As an author of programs on meditation, personal development, and spiritual growth, I often get questions about challenges people face in applying these programs to their lives. At the end of Core Energy Meditation practice, for instance, we ask “What is most important to you?” We then spend some time imagining and feeling “that” as a present reality. This patterns your mental-emotional circuitry to more readily experience “that” in your life.
Yet, many people tell me they draw a blank on that question. They just don’t know what’s most important to them or what they truly want. How can that be? After all, what is more natural than pursuing what you desire? Judging by our levels of stress and traffic, lots of us are running around busily pursuing things we want. Why, then, is this question so difficult?
First off, it seems that many of us are running around doing things we think we “should” or “have to” do, instead of doing what “we want to do.” We find ourselves so busy with these “shoulds” and “have tos” that there’s just no time for anything else. O.K. I get that. We feel pressure to survive and get it all done. I’ve been there and done lots of that. . . Until I saw that I was racing to frustration, stress, disappointment, and illness, I ran in that “rat race” for years.
At a certain point, many of us come to realize that “What I’m racing around doing isn’t getting me where I want to be. I need to try a something different.” That’s usually when people get interested in personal growth programs.
The challenge is that these programs are going to ask you to slow down, tune in, and understand what you’ve been doing, who you are, and where you want to go. The problem with that is that what you’ve been doing up to this point may not have trained you in those skills. In fact, it may have cut you off from the very abilities that you need to answer these questions. It may have cut you off from your body, your heart, and your soul.
The “rat race” has taught us to check our inner feelings at the door, live in our heads, constantly check off tasks on our “To Do” lists, and do whatever it takes to get it all done. Occasionally, an illness will crop up to slow us down, but these we treat symptomatically, so we can get back to pushing forward with the endless list of all the stuff we’ve got to do.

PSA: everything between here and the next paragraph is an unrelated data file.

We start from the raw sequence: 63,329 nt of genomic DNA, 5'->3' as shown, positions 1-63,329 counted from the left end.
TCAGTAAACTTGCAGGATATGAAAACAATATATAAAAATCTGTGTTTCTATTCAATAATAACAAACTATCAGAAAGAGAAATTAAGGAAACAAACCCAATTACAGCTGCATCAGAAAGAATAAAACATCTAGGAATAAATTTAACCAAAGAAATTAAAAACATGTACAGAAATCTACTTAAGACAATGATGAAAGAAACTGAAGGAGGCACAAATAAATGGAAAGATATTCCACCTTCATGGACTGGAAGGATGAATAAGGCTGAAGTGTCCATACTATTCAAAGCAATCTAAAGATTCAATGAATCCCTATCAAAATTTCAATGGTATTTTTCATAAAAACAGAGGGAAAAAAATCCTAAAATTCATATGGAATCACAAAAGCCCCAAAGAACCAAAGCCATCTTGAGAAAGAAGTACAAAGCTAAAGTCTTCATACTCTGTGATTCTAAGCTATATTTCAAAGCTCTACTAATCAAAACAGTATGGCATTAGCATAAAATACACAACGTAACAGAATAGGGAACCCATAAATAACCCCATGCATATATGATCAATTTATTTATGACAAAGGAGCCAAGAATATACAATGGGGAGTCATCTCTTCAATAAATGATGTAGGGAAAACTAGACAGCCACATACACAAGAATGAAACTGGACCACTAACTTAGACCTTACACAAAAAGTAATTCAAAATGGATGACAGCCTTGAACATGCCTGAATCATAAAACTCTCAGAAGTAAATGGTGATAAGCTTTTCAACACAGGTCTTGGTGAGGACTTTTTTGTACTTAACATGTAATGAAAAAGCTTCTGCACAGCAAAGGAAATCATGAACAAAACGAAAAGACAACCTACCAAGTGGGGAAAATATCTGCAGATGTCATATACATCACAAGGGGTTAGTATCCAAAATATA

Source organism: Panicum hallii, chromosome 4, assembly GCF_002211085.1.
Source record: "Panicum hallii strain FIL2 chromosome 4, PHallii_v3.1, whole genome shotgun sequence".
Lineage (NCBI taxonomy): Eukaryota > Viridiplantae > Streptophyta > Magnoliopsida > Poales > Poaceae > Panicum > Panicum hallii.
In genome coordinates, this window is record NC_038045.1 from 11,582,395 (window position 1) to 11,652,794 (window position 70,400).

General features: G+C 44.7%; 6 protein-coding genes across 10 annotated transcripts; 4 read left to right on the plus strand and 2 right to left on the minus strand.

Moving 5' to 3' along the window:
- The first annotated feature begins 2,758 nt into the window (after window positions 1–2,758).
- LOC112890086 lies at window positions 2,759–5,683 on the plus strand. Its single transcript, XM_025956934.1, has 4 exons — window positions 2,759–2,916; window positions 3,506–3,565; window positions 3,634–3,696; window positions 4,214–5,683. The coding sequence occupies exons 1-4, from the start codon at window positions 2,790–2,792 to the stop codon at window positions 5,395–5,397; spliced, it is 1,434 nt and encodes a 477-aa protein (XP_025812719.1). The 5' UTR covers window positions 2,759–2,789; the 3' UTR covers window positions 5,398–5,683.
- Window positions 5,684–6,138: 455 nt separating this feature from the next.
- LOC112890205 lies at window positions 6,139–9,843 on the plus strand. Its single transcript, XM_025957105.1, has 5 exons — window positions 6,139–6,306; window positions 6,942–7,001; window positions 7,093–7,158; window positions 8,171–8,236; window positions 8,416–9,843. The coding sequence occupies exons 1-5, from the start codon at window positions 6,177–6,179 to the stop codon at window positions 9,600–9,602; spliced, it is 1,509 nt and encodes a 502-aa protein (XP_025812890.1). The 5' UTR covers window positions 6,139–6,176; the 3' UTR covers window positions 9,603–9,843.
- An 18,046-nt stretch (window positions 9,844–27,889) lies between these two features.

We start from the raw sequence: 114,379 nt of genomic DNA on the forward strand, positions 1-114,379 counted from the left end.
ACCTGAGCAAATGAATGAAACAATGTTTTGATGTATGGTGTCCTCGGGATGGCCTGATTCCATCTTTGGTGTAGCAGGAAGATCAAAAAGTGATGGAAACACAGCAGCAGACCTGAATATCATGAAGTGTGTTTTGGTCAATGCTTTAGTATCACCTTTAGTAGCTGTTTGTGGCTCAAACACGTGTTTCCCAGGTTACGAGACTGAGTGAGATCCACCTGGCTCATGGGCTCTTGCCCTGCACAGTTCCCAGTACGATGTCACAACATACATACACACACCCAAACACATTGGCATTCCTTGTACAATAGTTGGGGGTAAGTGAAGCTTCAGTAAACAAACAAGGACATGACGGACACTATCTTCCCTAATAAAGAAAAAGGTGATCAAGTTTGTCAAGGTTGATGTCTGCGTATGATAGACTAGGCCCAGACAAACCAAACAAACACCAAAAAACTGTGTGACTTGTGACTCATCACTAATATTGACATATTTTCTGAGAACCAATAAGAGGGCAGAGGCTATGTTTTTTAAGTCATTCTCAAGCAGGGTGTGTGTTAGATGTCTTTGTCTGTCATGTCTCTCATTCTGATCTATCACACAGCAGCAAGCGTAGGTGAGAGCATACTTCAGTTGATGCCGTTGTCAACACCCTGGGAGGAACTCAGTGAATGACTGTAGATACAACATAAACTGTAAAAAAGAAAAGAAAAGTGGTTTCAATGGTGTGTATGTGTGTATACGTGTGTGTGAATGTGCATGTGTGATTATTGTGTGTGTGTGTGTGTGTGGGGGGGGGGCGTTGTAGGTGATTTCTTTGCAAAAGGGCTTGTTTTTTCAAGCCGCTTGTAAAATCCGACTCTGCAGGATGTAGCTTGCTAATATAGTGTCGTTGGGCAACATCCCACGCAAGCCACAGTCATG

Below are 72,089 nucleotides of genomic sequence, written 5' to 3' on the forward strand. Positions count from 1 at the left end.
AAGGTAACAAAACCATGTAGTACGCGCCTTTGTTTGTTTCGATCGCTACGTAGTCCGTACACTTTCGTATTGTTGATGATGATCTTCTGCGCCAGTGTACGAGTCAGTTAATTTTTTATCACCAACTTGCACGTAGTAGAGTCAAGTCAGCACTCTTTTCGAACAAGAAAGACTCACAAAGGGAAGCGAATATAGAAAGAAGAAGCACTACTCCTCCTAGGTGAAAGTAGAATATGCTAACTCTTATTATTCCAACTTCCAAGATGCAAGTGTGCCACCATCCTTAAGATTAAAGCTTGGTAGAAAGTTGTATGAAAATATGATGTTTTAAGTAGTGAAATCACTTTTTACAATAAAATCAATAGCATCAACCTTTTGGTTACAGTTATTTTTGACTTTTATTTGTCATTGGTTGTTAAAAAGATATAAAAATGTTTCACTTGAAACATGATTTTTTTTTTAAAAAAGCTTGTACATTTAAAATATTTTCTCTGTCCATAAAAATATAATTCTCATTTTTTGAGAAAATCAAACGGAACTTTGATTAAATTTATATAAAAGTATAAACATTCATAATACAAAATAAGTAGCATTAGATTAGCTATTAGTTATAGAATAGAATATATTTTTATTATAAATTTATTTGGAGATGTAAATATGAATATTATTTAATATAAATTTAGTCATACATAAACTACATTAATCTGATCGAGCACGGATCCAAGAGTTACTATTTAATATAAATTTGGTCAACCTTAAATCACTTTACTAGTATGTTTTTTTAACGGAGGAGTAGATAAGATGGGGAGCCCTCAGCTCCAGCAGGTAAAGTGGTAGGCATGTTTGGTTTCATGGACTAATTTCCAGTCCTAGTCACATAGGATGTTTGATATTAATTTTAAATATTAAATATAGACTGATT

A personal growth practice such as meditation puts a stop sign in the middle of that action. It reveals the incessant mental chatter that drives us and asks us to develop other inner skills. It teaches us to observe the chatter without buying into it. It trains us to connect with our bodies, check in with our hearts, and wonder about our purpose in being here, now.
It’s not surprising that when we are used to continuously processing a virtual world of thoughts, visual images, sound bites, and massive amounts of information, we find our other senses atrophied and hard to access. When we go to check in with these other senses, nothing seems to be there. We’re not attuned to pick up those frequencies. We’ve lost the ability to sense guidance, to feel free flowing emotion, and to discern the path we are meant to live. In fact, when we try to focus inside there may be so much mental chatter that it drowns out the possibility of anything else.